A Quick Look at the Maegashira One-Hit Yusho Wonders.

This is a collection of bouts that clinched a rikishi’s one and only makuuchi championship won at the rank of maegashira. I didn’t include Tochinoshin, since he’s currently active, and could continue to add to his total in the future. Keep in mind that many—if not all—of these rikishi had very successful careers overall, regardless of the fact that they only won one championship. There’s many ozeki’s and even some yokozuna who only won one or even no yusho’s for their entire career. Anyway, without further ado, here’s the list:

Wakamisugi defeats Iwakaze (1960):

Although he didn’t have to fight two yokozuna, as Tochinishiki retired that very tournament, and Wakanohana Kanji I was his stablemate, Wakamisugi did genuinely beat yokozuna Asashio to win with a great 14-1 record.

Fujinishiki defeats Kitanofuji (1964):

Fujinishiki won the tournament with an excellent 14-1 record, but didn’t fight any ozeki or yokozuna, although he did defeat sekiwake Kitanofuji, who would later become a future yokozuna. The great dai-yokozuna of the time, Taiho, who was in his prime around this time period, was notably absent from this basho.

Wakanami defeats Kainoyama (1968):

This is an interesting bout for historical reasons. As a maegashira, Wakanami didn’t face any top-rankers except for one sekiwake, and the subsequent public outcry eventually led to the common practice nowadays of matching up maegashira tournament contenders with high-ranking opponents the deeper they progress into the basho.

Tochiazuma I defeats Kiyokuni (1972):

Tochiazuma Tomoyori (the father of Tochiazuma Daisuke) wins his only championship against Kiyokuni, who was the only ozeki he faced that tournament. The sole yokozuna of the time, Kitanofuji was also out with an injury.

Takamiyama defeats Asahikuni (1972):

Takamiyama wins his only makuuchi championship against the very technical but somewhat-light Asahikuni, and becomes the first foreign-born rikishi to do so. He later became a stable-mate of Konishiki (who he recruited), and then the oyakata of Akebono, the first foreign-born yokozuna.

Kongo defeats Washuyama (1975):

Excellent match. Kongo (in the light purple mawashi) defeats the noted technician Washuyama for his only championship. Yokozuna Wajima and ozeki Takanohana I were absent this tournament, but he did defeat Kitanoumi, who was the reigning dai-yokozuna of that era.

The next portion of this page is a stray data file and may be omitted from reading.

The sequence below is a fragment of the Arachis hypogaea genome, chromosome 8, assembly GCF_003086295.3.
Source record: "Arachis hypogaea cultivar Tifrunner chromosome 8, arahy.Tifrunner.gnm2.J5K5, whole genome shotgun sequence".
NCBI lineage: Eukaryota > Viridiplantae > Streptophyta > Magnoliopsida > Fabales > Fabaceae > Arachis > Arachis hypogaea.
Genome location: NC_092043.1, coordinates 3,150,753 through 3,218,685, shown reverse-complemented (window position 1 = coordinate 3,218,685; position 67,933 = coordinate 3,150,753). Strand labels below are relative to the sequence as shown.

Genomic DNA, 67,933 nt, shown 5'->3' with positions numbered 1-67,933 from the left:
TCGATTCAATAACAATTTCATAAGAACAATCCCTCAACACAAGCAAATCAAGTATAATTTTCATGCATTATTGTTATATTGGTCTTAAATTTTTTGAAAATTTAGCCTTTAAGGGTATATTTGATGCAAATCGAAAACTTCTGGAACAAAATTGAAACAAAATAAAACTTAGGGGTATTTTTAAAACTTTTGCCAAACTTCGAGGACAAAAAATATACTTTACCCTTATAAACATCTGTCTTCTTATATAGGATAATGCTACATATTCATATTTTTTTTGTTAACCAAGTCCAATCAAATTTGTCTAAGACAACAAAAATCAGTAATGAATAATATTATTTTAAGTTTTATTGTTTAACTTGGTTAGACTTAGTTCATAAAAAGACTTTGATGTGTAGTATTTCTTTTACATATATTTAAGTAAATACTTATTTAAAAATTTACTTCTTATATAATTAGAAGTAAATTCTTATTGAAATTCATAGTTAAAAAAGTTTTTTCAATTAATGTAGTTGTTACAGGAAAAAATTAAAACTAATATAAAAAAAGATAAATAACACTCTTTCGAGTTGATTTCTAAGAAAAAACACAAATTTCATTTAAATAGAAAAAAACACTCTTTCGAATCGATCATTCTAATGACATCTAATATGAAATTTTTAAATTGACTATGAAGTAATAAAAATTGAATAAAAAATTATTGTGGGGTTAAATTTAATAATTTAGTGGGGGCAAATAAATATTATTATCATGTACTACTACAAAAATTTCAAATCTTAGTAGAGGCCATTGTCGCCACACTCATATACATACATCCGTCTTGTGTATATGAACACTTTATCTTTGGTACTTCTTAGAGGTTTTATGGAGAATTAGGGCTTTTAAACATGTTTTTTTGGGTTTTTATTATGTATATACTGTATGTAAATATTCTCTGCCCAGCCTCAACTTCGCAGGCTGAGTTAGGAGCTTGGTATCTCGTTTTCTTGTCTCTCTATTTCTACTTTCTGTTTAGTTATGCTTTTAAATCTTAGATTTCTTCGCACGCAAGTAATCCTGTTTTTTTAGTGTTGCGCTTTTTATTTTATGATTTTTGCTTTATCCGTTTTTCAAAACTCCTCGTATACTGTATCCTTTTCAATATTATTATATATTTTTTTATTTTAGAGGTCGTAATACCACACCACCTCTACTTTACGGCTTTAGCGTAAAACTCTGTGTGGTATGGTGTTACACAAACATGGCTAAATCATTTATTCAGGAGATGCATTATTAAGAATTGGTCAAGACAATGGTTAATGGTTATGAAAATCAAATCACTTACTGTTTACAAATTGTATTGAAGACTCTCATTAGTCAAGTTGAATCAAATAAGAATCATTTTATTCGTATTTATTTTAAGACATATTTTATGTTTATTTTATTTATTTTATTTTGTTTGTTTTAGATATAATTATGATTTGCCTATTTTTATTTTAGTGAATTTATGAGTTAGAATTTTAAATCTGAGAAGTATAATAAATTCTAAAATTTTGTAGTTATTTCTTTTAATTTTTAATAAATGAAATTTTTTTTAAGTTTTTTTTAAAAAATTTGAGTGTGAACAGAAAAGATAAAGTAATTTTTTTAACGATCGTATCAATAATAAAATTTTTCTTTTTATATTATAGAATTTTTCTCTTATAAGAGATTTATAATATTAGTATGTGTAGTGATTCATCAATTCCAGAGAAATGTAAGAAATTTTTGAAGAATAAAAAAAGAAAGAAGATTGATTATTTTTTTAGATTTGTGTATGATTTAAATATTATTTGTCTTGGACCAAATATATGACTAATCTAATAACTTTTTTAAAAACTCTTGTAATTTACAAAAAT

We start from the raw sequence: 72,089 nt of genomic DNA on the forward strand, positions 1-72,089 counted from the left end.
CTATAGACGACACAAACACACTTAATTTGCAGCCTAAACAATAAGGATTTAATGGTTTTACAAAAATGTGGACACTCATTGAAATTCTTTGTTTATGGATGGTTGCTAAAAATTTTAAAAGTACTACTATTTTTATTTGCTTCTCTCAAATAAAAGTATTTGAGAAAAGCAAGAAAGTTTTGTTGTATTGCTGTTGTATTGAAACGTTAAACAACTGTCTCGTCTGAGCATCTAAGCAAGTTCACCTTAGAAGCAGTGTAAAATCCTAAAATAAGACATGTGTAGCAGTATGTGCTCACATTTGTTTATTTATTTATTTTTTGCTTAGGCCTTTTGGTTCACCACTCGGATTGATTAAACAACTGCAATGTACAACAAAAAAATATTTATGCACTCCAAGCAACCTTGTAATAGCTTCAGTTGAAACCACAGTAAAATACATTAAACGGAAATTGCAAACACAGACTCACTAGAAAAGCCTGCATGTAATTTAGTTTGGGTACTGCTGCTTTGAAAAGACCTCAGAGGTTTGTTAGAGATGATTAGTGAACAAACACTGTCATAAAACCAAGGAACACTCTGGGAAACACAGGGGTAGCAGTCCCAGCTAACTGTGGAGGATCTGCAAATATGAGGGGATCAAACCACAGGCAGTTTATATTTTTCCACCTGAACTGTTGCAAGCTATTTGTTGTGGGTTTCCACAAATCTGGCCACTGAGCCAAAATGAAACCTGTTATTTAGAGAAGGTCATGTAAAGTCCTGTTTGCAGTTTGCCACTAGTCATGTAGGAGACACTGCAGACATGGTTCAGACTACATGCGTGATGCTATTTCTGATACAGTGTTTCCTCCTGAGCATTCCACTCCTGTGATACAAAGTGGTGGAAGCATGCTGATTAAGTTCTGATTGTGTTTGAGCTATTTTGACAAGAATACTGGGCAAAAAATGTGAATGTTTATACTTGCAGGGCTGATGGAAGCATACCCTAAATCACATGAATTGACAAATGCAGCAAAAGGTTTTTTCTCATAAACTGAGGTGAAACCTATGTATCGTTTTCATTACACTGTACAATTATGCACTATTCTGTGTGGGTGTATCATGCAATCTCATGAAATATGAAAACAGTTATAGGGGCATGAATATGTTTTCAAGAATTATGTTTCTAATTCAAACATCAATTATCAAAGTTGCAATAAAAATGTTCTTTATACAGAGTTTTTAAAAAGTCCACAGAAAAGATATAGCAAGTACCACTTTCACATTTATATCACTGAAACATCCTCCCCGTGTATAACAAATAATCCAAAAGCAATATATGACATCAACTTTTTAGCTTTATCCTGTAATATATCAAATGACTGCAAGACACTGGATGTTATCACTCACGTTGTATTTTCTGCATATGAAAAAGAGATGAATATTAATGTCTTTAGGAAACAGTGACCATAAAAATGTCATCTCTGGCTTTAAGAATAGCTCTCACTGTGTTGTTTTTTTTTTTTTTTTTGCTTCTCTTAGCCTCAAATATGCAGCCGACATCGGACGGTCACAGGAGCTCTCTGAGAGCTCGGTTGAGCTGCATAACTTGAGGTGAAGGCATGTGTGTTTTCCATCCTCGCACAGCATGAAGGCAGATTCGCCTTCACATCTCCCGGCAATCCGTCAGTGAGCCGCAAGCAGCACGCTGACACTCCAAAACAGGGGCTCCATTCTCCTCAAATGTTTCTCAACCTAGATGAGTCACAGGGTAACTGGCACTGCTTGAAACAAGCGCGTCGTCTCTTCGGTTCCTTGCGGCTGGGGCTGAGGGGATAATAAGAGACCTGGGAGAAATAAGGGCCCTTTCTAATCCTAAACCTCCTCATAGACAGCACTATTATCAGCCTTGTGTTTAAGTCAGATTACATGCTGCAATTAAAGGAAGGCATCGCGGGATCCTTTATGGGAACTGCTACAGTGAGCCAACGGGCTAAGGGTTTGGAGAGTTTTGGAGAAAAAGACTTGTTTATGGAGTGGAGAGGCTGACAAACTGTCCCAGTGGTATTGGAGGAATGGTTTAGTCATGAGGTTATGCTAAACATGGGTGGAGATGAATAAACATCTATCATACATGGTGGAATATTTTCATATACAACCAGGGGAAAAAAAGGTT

Tagaryu defeats Wakashamizu (1984):

Coming in to the basho, Tagaryu was in danger of being demoted from the makuuchi division altogether, and responded by winning his only championship. Tagaryu (on the right), defeats ozeki Wakashamizu to eliminate him from the yusho race. The only other contender, Konishiki, lost on the final day to clinch his tournament win. Tagaryu was the first maegashira-ranked wrestler to win a tournament since Kaiketsu in 1976.

Kotofuji defeats Takatoriki (1991):

By this time, maegashira who were still in the yusho race late into the tournament, were paired with increasingly higher-ranked opponents. Kotofuji was eventually paired with ozeki’s: Kirishima and Konishiki, as well as yokozuna Asahifuji, and still managed to defeat them all. His win over Takatoriki here on the 13th day, sealed his basho win.

Mitoizumi defeats Takanonami (1992):

This is a mirror match of sorts, as two tall and strong, “edge-walking” experts battle it out, with Mitoizumi coming out ahead for his only championship. Injuries greatly set-back Mitoizumi’s career which could’ve gone even higher than it did.

Takatoriki defeats Miyabiyama (2000):

This other vid shows more of Takatoriki’s emotional reaction after the bout:

33 year old veteran Takatoriki cliched his only tournament championship here, and was clearly overcome with emotion after the win. A member of the dominant Futagoyama heya, he was overshadowed by his other teammates, Takanohana, Wakanohana, and Takanonami, but he was a scrappy and tough competitor for anyone in his time.

Kotomitsuki defeats Kaiho (2001):

Although he eventually became an ozeki, the championship Kotomitsuki won here as a maegashira against Kaiho remained the only one he would ever win.

Kyokutenho defeats Tochiozan (2012):

Probably the poster boy of a completely unexpected, low-ranked sumotori who comes out of nowhere to win the entire basho. This bizarre tournament had Hakuho turn in an uncharacteristic 10-5 record (especially for that time), and six ozeki’s couldn’t capitalize on that to take the yusho. It ended with the then 37 year old Kyokutenho beating another maegashira-ranked wrestler (Tochiouzan) in a play-off, to become the oldest first-time wrestler to win a makuuchi championship. Like Takatoriki’s win, he couldn’t contain his palpable emotion, and probably has one of the most emotional post-win reactions you’ll ever see. It was the first time in 11 years that a tournament was won by a rank other than yokozuna or ozeki.

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